When we asked people to describe the benefits of consensual non-monogamy, sure enough, some benefits were similar to what we have found about monogamous relationships. However, three unique benefits described by people in consensually non-monogamous relationships emerged: 1) diversified need fulfillment, 2) variety of nonsexual activities, and 3) personal growth and development. It’s not to say that these benefits are only experienced by people in consensually non-monogamous relationships. But, these benefits were spontaneously mentioned and common among people engaged in consensual non-monogamy, and not among people engaged in monogamy.
Of the 175 people who took part in our study, nearly half (42%) mentioned diversified need fulfillment as a benefit of consensual non-monogamy. People described their relationships as “getting different mental/emotional/physical needs met” or “not expecting one partner to be ‘everything’ to me.” Some people even noted relief that they felt less pressure to fulfill all of their partners’ needs. Thus, people engaged in consensual non-monogamy perceived their open and honest engagement with multiple partners as affording them the ability to have a range of needs met.
Getting one’s needs fulfilled from relationships is central to many psychological theories—attachment theory, Maslow’s hierarchy of needs, and self-determination theory to name a few. It’s interesting that this benefit was particularly salient among people in consensually non-monogamous relationships. Feelings of self-worth, belonging, security, autonomy, and intimacy are some of the many needs that are linked with well-being and relationship satisfaction. Diversified need fulfillment was not only a unique benefit described by people in consensual non-monogamous relationships, it was also very common.
Another unique benefit of consensual non-monogamy described by 40% of the people in our study was a variety of non-sexual activities. Given that a central component of many consensually non-monogamous relationships is sexual intimacy with multiple people, these relationships are often stereotyped as sexually promiscuous or hedonistic. However, these hypersexual stereotypes run contrary to the frequency at which people were mentioning the benefit of non-sexual activities. In fact, sex and sexual intimacy was described as a benefit by both people engaged in consensual non-monogamy and monogamy at similar rates.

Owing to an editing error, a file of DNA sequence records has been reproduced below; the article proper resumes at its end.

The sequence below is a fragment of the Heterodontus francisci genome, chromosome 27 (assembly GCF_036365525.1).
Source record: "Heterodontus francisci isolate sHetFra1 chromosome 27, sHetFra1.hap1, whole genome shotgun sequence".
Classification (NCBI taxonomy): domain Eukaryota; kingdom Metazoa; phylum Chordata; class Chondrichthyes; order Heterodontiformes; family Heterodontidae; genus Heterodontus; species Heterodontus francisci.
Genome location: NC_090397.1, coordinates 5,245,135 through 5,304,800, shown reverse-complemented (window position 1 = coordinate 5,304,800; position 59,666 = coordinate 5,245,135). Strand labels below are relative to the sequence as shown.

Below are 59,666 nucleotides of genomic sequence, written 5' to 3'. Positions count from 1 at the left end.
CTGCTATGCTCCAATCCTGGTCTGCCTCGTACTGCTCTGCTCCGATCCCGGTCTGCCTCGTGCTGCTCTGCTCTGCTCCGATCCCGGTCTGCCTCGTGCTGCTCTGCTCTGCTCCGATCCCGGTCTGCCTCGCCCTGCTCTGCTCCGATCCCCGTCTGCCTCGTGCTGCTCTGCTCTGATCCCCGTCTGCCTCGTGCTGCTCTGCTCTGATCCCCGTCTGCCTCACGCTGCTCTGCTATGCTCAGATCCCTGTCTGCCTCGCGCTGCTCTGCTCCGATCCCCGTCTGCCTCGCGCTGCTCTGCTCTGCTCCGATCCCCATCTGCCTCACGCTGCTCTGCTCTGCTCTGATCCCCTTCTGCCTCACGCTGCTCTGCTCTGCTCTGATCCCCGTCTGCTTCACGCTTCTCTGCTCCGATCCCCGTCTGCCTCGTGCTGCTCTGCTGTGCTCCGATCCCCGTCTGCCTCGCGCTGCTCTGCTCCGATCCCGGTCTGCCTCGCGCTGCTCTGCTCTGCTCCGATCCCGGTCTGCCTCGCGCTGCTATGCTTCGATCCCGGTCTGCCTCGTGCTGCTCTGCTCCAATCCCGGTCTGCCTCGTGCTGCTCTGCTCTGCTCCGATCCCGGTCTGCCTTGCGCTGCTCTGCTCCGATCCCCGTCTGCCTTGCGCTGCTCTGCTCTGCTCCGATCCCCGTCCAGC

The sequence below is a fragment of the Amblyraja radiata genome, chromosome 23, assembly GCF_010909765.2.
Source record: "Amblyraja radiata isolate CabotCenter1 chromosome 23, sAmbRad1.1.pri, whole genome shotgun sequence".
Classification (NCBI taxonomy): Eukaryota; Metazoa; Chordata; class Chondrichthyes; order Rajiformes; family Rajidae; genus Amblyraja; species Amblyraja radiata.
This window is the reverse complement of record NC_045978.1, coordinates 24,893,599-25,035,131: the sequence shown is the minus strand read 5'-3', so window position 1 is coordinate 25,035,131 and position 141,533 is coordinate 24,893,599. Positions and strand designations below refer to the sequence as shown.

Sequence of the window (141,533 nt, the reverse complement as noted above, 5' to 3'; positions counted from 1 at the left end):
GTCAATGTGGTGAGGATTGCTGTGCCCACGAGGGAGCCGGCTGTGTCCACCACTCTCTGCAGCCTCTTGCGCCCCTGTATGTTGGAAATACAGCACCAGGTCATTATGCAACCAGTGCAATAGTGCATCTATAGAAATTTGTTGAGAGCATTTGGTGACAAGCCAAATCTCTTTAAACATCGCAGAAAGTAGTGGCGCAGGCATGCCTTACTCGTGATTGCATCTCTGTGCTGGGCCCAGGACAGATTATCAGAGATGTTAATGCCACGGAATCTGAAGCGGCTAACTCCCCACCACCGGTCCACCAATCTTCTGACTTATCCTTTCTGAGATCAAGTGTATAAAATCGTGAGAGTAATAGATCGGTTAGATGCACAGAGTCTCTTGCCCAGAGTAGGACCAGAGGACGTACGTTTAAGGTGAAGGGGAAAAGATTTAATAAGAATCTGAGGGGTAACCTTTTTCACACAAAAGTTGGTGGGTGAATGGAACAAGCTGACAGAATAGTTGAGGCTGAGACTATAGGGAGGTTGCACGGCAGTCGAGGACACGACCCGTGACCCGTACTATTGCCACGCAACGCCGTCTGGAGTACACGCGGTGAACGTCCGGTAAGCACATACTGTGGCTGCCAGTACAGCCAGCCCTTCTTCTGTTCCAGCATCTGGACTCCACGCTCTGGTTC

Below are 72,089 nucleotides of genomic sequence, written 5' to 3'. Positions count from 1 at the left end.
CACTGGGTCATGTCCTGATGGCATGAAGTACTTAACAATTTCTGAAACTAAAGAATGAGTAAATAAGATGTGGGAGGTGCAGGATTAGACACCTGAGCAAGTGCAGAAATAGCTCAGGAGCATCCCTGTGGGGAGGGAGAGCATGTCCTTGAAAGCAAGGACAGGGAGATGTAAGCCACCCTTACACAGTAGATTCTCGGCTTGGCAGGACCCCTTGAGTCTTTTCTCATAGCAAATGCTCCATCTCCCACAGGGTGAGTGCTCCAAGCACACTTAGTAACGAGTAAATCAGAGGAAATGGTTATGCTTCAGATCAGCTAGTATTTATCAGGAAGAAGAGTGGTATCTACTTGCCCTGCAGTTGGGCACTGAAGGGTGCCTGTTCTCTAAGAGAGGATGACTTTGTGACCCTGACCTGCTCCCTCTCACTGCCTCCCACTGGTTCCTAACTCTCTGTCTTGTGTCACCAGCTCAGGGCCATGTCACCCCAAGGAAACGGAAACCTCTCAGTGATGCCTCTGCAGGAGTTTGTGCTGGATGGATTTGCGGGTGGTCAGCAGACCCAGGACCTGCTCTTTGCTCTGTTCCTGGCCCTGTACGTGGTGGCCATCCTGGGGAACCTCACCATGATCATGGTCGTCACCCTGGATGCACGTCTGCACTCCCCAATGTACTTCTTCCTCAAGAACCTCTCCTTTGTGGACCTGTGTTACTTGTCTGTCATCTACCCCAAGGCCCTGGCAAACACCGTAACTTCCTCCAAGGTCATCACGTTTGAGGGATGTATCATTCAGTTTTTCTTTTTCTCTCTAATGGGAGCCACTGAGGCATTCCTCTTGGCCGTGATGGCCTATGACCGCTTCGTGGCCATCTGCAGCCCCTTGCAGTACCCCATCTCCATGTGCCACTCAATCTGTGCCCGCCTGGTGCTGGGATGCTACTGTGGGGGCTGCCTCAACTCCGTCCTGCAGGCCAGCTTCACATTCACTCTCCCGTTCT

In terms of how people described the benefits of non-sexual activity variety, they perceived that their relationship allowed for a wide range of everyday (going to the movies) or adventurous activities (backpacking across Thailand)—because of their multiple partners. Some people went into great detail about how much they loved a certain activity (like going to the Opera), but their long-term partner was ambivalent or, sometimes, disliked that activity. However, as a function of consensual non-monogamy they often had another partner who enjoyed the activity. Other people simply said things like, “always something fun to do with partners, like date nights and movies” or “more everyday fun.”
The third benefit mentioned by one-third (32%) of people engaged in consensual non-monogamy and not by those engaged in monogamy was personal growth and development. Many people described this benefit as a journey of introspection where they expanded their horizons and grew as an individual. Some noted feelings of “freedom from restrictions” and that they can express their “full range of sexuality” which was not possible when they were monogamous.